If you’re serious about your online privacy, an effective VPN is an indispensable tool. Despite the security measures put in place by many browsers and websites, there’s nothing stopping your internet service provider (ISP) or even the government from knowing what you’re up to. It also leaves you vulnerable to cybercriminals intent on stealing personally identifiable information (PII) such as addresses and bank details.
A VPN mitigates this threat by encrypting the connection between your device and a server on the internet. This gives you a new IP address, meaning it’s very difficult to trace your online activity back to you. However, it’s not a foolproof solution – signing in on sites such as Amazon and Google means you can still be tracked and monitored by those companies.
The other main reason to use a VPN is for unblocking geo-restricted content that’s not officially available where you’re physically located. You might want to accessing
local versions of Netflix to see the latest movies or episodes not available in your country or so you can
watch BBC iPlayer from outside the UK.
Hide.me VPN has been around for almost a decade and offers a compelling service for Mac users – on paper, at least. It has a respectable free tier for occasional use, but like many
free VPNs you’re very limited in terms of which servers you can use. The focus of this review will therefore be on the premium subscription – how favourably does it compare to the best VPNs you can get for your Mac (and beyond)?
Features & apps
As of July 2021,
Hide.me VPN has a total of more than 1900 servers across 75 locations. These are based within 47 countries around the world, including the UK, US and Australia. They’re also all physical – Hide.me doesn’t operate virtual servers. In some cases virtual servers can actually be beneficial as they can lead to faster connection speeds, so don’t dismiss other VPNs because of these.
Like most VPNs, Hide.me makes full use of the Menu bar at the top of the display in macOS. The icon appears there once you open the app, offering a quick and easy way to access your favourite servers without interrupting what you’re doing.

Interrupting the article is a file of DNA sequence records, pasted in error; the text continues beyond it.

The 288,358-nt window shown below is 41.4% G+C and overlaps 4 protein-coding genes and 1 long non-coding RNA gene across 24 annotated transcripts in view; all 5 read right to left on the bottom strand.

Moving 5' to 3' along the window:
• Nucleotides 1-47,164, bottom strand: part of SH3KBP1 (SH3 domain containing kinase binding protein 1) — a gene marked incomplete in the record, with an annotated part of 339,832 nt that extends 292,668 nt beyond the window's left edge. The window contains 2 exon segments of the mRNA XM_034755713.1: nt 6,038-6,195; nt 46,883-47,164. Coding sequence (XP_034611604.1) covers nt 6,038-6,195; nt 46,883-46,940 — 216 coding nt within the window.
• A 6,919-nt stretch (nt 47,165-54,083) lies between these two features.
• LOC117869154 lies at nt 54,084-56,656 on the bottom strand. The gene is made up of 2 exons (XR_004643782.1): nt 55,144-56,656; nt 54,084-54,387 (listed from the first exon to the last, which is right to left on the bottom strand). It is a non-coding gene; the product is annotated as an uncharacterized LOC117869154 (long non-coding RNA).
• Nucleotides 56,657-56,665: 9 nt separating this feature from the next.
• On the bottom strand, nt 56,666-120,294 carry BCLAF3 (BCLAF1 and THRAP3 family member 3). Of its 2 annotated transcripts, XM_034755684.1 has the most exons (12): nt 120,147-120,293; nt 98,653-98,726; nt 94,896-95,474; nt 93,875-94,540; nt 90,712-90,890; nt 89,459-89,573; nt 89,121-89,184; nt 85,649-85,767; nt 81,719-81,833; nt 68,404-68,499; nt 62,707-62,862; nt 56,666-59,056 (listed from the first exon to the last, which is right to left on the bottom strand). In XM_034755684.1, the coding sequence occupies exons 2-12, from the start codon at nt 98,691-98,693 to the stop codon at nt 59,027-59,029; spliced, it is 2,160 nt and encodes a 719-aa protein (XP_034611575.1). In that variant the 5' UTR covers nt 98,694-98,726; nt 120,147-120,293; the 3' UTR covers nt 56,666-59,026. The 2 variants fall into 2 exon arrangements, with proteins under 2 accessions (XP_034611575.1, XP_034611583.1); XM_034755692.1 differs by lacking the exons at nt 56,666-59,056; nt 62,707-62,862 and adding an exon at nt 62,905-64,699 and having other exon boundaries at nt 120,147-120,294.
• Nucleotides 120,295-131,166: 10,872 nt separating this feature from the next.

That was my go-to method while testing it, as the app itself is clunky by comparison. Clicking a small button of a small floating window that can’t be resized feels like a poor use of space. Once you get there, a long scrolling list doesn’t feel like the best way to present the information. A search bar does simplify things, though, and you can star ‘favorite’ servers for easy access.
There’s also a separate streaming section here and it’s great to see dedicated servers for individual services, and there’s even a link to a Google Form if you want to request one that’s not listed.
You’ll also find the MultiHop feature on this screen, which routes your traffic through two servers for extra protection. However, it’s still in beta at the time of writing, so don’t expect it to work flawlessly.
What’s great about it is that you’re not limited to the pre-set ‘hops’ – you can tap Add Multihop and pick the countries you want the hops to go via.
A quick look through the Hide.me Settings menu reveals many of its other key features. There’s a built-in kill switch, which automatically stops apps from sending data over your internet connection should the VPN tunnel ever collapse, a crucial feature for maintaining your privacy.
Split tunneling is here too, a feature you won’t find on many VPN services for the Mac. You can create a list of apps which use the VPN or a list of exceptions, meaning an active connection doesn’t have to apply to your whole device.
Hide.me also has what it calls a ‘Stealth Guard’, which can prevent certain apps from running at all without an active VPN connection. Like split tunneling, this can be set up to either prevent all connections from running without a VPN, or only the apps you choose. You might want to use this for any apps where you definitely wouldn’t want anyone to see your activity.
In keeping with many other premium VPNs, Hide.me benefits from a variety of ways to get support. This includes many how-to guides and FAQs, alongside email support tickets and direct access to the community forums. However, it’s headlined by 24/7 live chat. When I tried it out, I found the support team were polite and responsive, addressing my queries very promptly.
Hide.me also benefits from excellent device support. In addition to the dedicated Mac app, it’s also available on Windows, Android, iOS, iPadOS, Linux and Fire TV, to name just a few.
This is supplemented by free browser extensions for
Firefox, which provide access to servers in Canada, Germany, Netherlands and an ‘Automatic’ server subscription-free. However, while it will still hide your IP address, the connection is not encrypted – Hide-me doesn’t recommend using this instead of the full VPN.
The paid version doesn’t limit the number of devices its app can be installed on, but you are capped at five active connections at any one time.